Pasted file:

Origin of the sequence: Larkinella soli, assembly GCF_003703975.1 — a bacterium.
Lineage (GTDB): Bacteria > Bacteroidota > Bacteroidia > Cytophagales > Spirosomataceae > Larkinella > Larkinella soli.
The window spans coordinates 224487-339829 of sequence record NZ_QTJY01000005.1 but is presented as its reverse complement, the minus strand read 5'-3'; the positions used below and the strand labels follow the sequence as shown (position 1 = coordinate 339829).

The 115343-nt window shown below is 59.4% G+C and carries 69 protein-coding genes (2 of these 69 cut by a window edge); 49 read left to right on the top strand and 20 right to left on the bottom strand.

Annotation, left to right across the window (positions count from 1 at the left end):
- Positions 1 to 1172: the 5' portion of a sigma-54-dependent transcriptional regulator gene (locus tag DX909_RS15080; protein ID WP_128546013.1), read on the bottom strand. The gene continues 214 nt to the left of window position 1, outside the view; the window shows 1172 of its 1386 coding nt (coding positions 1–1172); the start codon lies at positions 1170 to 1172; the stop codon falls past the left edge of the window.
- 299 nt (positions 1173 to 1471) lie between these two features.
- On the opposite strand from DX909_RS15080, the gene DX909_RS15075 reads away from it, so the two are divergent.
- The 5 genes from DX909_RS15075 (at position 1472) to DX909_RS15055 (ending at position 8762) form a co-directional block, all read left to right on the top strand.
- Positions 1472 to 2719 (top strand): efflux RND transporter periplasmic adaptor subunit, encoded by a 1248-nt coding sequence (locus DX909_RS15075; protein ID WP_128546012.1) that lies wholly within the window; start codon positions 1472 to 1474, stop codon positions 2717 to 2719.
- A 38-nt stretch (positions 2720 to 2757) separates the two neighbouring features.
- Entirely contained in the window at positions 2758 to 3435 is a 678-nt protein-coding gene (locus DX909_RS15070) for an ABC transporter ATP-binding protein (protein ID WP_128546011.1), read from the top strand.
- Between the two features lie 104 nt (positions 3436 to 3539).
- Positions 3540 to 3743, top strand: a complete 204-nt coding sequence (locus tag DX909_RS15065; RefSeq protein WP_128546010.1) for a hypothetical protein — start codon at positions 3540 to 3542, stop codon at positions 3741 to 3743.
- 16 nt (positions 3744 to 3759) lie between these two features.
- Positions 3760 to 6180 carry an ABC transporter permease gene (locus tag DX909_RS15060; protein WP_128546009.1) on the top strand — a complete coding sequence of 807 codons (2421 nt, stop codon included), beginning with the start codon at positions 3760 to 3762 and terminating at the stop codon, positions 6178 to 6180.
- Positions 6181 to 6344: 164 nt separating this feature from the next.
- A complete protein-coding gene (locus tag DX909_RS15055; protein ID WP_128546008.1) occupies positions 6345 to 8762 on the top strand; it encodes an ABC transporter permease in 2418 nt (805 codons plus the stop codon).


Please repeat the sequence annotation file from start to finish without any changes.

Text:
Origin of the sequence: Larkinella soli, assembly GCF_003703975.1 — a bacterium.
Lineage (GTDB): Bacteria > Bacteroidota > Bacteroidia > Cytophagales > Spirosomataceae > Larkinella > Larkinella soli.
The window spans coordinates 224487-339829 of sequence record NZ_QTJY01000005.1 but is presented as its reverse complement, the minus strand read 5'-3'; the positions used below and the strand labels follow the sequence as shown (position 1 = coordinate 339829).

The 115343-nt window shown below is 59.4% G+C and carries 69 protein-coding genes (2 of these 69 cut by a window edge); 49 read left to right on the top strand and 20 right to left on the bottom strand.

Annotation, left to right across the window (positions count from 1 at the left end):
- Positions 1 to 1172: the 5' portion of a sigma-54-dependent transcriptional regulator gene (locus tag DX909_RS15080; protein ID WP_128546013.1), read on the bottom strand. The gene continues 214 nt to the left of window position 1, outside the view; the window shows 1172 of its 1386 coding nt (coding positions 1–1172); the start codon lies at positions 1170 to 1172; the stop codon falls past the left edge of the window.
- 299 nt (positions 1173 to 1471) lie between these two features.
- On the opposite strand from DX909_RS15080, the gene DX909_RS15075 reads away from it, so the two are divergent.
- The 5 genes from DX909_RS15075 (at position 1472) to DX909_RS15055 (ending at position 8762) form a co-directional block, all read left to right on the top strand.
- Positions 1472 to 2719 (top strand): efflux RND transporter periplasmic adaptor subunit, encoded by a 1248-nt coding sequence (locus DX909_RS15075; protein ID WP_128546012.1) that lies wholly within the window; start codon positions 1472 to 1474, stop codon positions 2717 to 2719.
- A 38-nt stretch (positions 2720 to 2757) separates the two neighbouring features.
- Entirely contained in the window at positions 2758 to 3435 is a 678-nt protein-coding gene (locus DX909_RS15070) for an ABC transporter ATP-binding protein (protein ID WP_128546011.1), read from the top strand.
- Between the two features lie 104 nt (positions 3436 to 3539).
- Positions 3540 to 3743, top strand: a complete 204-nt coding sequence (locus tag DX909_RS15065; RefSeq protein WP_128546010.1) for a hypothetical protein — start codon at positions 3540 to 3542, stop codon at positions 3741 to 3743.
- 16 nt (positions 3744 to 3759) lie between these two features.
- Positions 3760 to 6180 carry an ABC transporter permease gene (locus tag DX909_RS15060; protein WP_128546009.1) on the top strand — a complete coding sequence of 807 codons (2421 nt, stop codon included), beginning with the start codon at positions 3760 to 3762 and terminating at the stop codon, positions 6178 to 6180.
- Positions 6181 to 6344: 164 nt separating this feature from the next.
- A complete protein-coding gene (locus tag DX909_RS15055; protein ID WP_128546008.1) occupies positions 6345 to 8762 on the top strand; it encodes an ABC transporter permease in 2418 nt (805 codons plus the stop codon).